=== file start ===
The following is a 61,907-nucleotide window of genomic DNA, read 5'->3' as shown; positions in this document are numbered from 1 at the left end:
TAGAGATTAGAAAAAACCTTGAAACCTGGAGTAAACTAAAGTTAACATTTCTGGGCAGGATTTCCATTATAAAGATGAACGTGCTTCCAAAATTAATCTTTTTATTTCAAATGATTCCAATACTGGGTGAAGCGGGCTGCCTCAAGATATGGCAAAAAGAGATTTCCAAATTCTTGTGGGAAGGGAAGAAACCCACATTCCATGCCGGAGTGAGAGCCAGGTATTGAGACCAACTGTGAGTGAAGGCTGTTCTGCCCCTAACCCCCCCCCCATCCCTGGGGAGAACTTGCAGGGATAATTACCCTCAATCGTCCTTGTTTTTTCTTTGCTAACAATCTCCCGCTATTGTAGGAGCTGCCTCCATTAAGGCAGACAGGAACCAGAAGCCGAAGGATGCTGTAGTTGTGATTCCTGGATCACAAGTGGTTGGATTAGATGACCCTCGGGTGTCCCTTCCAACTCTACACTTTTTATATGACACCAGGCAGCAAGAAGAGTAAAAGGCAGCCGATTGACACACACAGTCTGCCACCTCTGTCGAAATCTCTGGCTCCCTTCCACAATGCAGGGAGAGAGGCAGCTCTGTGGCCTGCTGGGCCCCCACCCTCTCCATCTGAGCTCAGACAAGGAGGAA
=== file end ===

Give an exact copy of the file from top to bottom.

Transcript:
The following is a 61,907-nucleotide window of genomic DNA, read 5'->3' as shown; positions in this document are numbered from 1 at the left end:
TAGAGATTAGAAAAAACCTTGAAACCTGGAGTAAACTAAAGTTAACATTTCTGGGCAGGATTTCCATTATAAAGATGAACGTGCTTCCAAAATTAATCTTTTTATTTCAAATGATTCCAATACTGGGTGAAGCGGGCTGCCTCAAGATATGGCAAAAAGAGATTTCCAAATTCTTGTGGGAAGGGAAGAAACCCACATTCCATGCCGGAGTGAGAGCCAGGTATTGAGACCAACTGTGAGTGAAGGCTGTTCTGCCCCTAACCCCCCCCCCATCCCTGGGGAGAACTTGCAGGGATAATTACCCTCAATCGTCCTTGTTTTTTCTTTGCTAACAATCTCCCGCTATTGTAGGAGCTGCCTCCATTAAGGCAGACAGGAACCAGAAGCCGAAGGATGCTGTAGTTGTGATTCCTGGATCACAAGTGGTTGGATTAGATGACCCTCGGGTGTCCCTTCCAACTCTACACTTTTTATATGACACCAGGCAGCAAGAAGAGTAAAAGGCAGCCGATTGACACACACAGTCTGCCACCTCTGTCGAAATCTCTGGCTCCCTTCCACAATGCAGGGAGAGAGGCAGCTCTGTGGCCTGCTGGGCCCCCACCCTCTCCATCTGAGCTCAGACAAGGAGGAA